A fuel derived from felled trees may soon be eligible to receive a state subsidy. It would be considered a form of renewable energy.
By David Abel Globe Staff August 07, 2017
The Baker administration plans to designate a fuel derived from felling trees and clearing brush in forests as a form of renewable energy, a move that environmental advocates say would increase emissions and counter promises the governor made after President Trump pulled out of the Paris climate accord.
The proposed rules, which stem from a provision in a 2014 law supported by the logging industry, would provide financial incentives for the energy source known as woody biomass — wood chips and pellets made from tree trunks, branches, sawdust, and other plant matter.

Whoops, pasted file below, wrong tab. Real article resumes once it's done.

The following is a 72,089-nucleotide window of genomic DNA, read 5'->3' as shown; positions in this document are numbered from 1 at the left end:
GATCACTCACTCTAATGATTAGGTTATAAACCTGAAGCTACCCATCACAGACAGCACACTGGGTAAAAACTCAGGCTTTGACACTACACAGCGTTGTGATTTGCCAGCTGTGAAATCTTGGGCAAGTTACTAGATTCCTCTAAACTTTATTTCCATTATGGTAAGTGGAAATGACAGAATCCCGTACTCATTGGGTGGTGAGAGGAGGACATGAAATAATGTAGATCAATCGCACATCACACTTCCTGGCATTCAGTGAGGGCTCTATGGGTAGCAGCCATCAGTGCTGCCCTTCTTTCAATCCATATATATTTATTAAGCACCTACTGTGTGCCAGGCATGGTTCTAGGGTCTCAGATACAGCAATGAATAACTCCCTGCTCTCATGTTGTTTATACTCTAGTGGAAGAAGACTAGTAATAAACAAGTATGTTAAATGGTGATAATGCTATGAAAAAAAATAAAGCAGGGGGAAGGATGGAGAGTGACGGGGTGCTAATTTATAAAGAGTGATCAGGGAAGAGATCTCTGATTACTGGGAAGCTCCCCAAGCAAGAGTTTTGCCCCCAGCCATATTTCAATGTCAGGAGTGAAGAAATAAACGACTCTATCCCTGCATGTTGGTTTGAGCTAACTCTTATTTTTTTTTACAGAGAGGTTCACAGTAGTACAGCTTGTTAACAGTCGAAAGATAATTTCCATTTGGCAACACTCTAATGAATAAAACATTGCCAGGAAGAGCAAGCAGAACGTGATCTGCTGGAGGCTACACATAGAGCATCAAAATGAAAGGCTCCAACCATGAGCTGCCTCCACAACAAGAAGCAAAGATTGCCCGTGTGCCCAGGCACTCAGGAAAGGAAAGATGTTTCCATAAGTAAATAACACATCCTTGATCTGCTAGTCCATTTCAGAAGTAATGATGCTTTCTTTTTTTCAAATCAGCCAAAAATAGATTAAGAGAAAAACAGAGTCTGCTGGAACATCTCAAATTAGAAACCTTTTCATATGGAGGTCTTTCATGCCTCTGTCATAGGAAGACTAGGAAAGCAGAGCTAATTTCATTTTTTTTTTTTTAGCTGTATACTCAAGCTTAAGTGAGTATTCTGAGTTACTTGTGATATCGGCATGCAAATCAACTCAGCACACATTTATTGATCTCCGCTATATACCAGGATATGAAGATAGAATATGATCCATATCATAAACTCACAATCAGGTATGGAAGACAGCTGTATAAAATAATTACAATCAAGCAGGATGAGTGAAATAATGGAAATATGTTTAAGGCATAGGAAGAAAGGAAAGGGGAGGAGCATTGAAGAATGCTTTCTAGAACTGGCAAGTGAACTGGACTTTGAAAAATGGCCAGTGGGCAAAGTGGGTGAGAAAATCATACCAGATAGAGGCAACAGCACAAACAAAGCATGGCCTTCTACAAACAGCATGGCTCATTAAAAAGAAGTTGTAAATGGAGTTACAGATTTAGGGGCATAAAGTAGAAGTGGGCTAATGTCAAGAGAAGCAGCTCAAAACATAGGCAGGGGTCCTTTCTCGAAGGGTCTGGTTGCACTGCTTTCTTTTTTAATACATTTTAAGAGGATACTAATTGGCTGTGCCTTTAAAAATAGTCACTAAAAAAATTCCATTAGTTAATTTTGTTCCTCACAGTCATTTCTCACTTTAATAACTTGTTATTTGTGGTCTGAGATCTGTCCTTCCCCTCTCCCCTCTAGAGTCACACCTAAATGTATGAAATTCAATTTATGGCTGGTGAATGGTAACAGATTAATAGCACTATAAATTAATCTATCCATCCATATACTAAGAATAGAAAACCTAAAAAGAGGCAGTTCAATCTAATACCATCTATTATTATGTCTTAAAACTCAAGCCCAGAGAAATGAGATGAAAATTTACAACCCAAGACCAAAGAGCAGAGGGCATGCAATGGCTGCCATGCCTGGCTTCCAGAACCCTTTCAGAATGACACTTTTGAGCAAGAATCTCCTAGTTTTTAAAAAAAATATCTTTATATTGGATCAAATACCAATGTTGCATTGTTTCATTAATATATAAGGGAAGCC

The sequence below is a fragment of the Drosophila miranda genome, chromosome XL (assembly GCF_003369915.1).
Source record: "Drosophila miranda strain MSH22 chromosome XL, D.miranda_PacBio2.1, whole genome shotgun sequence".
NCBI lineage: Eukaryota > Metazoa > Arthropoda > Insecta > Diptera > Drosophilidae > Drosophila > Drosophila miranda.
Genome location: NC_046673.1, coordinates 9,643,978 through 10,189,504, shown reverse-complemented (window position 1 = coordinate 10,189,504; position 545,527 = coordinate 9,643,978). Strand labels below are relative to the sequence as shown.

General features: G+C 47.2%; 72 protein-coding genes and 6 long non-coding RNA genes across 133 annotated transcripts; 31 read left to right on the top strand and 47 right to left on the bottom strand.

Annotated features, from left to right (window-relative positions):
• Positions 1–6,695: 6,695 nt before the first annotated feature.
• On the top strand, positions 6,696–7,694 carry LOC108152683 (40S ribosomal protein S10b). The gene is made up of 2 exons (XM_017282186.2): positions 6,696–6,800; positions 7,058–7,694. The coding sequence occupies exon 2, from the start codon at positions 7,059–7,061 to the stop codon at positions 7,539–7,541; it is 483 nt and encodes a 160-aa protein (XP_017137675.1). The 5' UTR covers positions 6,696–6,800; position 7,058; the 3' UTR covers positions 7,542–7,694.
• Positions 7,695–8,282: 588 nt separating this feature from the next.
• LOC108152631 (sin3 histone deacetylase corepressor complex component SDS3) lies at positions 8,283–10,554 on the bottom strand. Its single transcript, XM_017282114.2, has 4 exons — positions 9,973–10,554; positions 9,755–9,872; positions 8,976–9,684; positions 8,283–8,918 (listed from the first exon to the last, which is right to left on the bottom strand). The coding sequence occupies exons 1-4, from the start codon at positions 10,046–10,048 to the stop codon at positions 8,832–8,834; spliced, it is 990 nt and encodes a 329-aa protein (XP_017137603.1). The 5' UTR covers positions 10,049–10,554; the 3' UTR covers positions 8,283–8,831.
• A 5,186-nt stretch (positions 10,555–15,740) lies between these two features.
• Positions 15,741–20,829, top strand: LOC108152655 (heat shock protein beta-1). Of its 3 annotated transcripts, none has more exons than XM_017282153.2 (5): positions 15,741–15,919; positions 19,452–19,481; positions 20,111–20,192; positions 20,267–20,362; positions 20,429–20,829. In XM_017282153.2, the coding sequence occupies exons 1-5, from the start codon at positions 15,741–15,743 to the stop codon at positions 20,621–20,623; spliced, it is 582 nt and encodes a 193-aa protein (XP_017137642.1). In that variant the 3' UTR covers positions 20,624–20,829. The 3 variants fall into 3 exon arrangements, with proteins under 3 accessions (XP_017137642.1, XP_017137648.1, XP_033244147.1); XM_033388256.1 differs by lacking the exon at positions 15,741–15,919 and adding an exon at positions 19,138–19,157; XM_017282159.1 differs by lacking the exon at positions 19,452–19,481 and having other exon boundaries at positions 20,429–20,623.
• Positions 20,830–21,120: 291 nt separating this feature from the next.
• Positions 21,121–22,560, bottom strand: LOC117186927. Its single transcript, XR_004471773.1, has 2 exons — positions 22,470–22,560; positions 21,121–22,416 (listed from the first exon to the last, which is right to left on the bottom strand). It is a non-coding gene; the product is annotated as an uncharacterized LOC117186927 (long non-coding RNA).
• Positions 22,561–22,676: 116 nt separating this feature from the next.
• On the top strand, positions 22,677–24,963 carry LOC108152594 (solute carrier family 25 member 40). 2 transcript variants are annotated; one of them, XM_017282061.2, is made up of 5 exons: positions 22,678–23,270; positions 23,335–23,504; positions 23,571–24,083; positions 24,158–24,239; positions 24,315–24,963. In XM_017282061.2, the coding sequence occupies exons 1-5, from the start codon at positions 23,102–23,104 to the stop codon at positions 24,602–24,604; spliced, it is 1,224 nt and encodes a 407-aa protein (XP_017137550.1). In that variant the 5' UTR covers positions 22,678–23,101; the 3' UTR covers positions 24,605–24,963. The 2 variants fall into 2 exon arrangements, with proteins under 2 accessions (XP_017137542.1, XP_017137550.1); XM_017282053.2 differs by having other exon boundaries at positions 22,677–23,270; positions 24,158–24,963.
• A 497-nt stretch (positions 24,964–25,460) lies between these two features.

Administration officials say biomass is part of an effort to diversify the state’s energy portfolio, and that over time, the fuel shouldn’t increase carbon emissions, especially when it’s used in place of fossil fuels.
But environmental advocates have opposed the rules, saying they would in fact increase carbon emissions, create more pollution in the form of soot, and lead to greater deforestation. Trees and plants grow by absorbing carbon dioxide; when they’re burned, they release the heat-trapping gas back into the atmosphere.